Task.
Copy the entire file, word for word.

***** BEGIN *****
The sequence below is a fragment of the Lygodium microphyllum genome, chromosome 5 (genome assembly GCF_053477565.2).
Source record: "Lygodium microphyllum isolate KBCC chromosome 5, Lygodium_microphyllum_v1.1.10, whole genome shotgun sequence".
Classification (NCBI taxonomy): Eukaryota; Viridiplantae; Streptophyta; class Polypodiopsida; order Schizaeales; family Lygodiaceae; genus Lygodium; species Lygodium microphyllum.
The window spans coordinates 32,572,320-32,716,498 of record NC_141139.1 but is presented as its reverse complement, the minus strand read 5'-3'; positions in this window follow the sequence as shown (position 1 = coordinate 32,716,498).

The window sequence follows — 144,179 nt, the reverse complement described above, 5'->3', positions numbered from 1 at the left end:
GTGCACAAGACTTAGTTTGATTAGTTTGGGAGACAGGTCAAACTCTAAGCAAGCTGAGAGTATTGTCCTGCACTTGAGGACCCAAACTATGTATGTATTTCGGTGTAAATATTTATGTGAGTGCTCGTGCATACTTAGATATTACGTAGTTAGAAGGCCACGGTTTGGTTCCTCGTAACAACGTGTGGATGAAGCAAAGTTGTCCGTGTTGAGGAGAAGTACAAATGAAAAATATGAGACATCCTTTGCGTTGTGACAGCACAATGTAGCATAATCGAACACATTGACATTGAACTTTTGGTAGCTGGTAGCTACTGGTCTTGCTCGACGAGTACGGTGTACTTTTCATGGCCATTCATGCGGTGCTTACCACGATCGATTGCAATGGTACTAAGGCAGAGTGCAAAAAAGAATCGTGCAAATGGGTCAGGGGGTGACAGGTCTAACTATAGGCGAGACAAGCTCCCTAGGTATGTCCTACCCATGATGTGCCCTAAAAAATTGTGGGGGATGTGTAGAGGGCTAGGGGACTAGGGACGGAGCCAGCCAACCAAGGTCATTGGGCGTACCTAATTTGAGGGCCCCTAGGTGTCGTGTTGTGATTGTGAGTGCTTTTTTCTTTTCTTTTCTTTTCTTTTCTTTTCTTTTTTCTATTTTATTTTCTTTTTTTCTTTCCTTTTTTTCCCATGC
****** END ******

The sequence below is a fragment of the Lygodium microphyllum genome, chromosome 5 (genome assembly GCF_053477565.2).
Source record: "Lygodium microphyllum isolate KBCC chromosome 5, Lygodium_microphyllum_v1.1.10, whole genome shotgun sequence".
Classification (NCBI taxonomy): Eukaryota; Viridiplantae; Streptophyta; class Polypodiopsida; order Schizaeales; family Lygodiaceae; genus Lygodium; species Lygodium microphyllum.
The window spans coordinates 32,572,320-32,716,498 of record NC_141139.1 but is presented as its reverse complement, the minus strand read 5'-3'; positions in this window follow the sequence as shown (position 1 = coordinate 32,716,498).

The window sequence follows — 144,179 nt, the reverse complement described above, 5'->3', positions numbered from 1 at the left end:
GTGCACAAGACTTAGTTTGATTAGTTTGGGAGACAGGTCAAACTCTAAGCAAGCTGAGAGTATTGTCCTGCACTTGAGGACCCAAACTATGTATGTATTTCGGTGTAAATATTTATGTGAGTGCTCGTGCATACTTAGATATTACGTAGTTAGAAGGCCACGGTTTGGTTCCTCGTAACAACGTGTGGATGAAGCAAAGTTGTCCGTGTTGAGGAGAAGTACAAATGAAAAATATGAGACATCCTTTGCGTTGTGACAGCACAATGTAGCATAATCGAACACATTGACATTGAACTTTTGGTAGCTGGTAGCTACTGGTCTTGCTCGACGAGTACGGTGTACTTTTCATGGCCATTCATGCGGTGCTTACCACGATCGATTGCAATGGTACTAAGGCAGAGTGCAAAAAAGAATCGTGCAAATGGGTCAGGGGGTGACAGGTCTAACTATAGGCGAGACAAGCTCCCTAGGTATGTCCTACCCATGATGTGCCCTAAAAAATTGTGGGGGATGTGTAGAGGGCTAGGGGACTAGGGACGGAGCCAGCCAACCAAGGTCATTGGGCGTACCTAATTTGAGGGCCCCTAGGTGTCGTGTTGTGATTGTGAGTGCTTTTTTCTTTTCTTTTCTTTTCTTTTCTTTTCTTTTTTCTATTTTATTTTCTTTTTTTCTTTCCTTTTTTTCCCATGC